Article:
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Applications of mass spectrometry for quantitation of DNA adducts.

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Department of Environmental Sciences and Engineering, University of North Carolina, Chapel Hill, NC 27599-7431, USA.


DNA adducts are formed when electrophilic molecules or free radicals attack DNA. 32P-postlabeling has been the most commonly used assay for quantitation of DNA adducts due mainly to its excellent sensitivity that allows quantitation at concentrations as low as approximately 1 adduct per 10(9) normal bases. Such methods, however, do not have the specificity desired for accurate and reliable quantitation, and are prone to produce false positives and artifacts. In the last decade, mass spectrometry in combination with liquid and gas chromatography has presented itself as a good alternative to these techniques since it can satisfy the need for specificity and reliability through the use of stable isotope-labeled internal standards and highly specific detection modes such as selected reaction monitoring and high-resolution mass spectrometry. In this article, the contribution of mass spectrometry to the quantitation of DNA adducts is reviewed with special emphasis on unique applications of mass spectrometry in the area of DNA adduct quantitation and recent applications with improvements in sensitivity.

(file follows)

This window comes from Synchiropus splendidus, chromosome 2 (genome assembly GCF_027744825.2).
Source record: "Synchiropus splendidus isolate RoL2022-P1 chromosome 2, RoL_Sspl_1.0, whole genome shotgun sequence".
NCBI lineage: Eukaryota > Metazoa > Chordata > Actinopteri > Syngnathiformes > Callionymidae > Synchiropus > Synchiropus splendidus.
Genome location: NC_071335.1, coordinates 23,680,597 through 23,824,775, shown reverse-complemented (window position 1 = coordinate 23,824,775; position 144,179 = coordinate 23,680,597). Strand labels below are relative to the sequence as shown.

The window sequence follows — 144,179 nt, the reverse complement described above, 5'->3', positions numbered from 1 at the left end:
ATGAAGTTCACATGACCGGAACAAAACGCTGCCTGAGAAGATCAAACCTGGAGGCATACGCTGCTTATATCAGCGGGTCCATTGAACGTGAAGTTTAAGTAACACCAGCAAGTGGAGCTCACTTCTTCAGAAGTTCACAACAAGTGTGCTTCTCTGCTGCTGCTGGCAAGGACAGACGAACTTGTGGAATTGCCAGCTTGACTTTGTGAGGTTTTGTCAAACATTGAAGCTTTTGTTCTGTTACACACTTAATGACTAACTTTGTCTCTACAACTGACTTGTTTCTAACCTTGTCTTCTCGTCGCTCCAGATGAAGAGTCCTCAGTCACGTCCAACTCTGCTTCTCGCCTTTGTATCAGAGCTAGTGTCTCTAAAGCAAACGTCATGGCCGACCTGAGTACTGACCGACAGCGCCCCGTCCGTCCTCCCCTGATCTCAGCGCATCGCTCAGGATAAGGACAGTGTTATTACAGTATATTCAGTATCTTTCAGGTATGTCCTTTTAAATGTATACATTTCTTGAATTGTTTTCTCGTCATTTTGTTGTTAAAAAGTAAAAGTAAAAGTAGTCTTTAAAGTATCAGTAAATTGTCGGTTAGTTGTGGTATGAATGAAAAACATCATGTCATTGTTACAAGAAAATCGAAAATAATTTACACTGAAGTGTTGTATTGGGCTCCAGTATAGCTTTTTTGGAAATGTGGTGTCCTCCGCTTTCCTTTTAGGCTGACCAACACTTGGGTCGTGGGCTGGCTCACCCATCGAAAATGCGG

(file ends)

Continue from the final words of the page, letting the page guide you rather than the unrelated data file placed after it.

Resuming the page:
[Indexed for MEDLINE]

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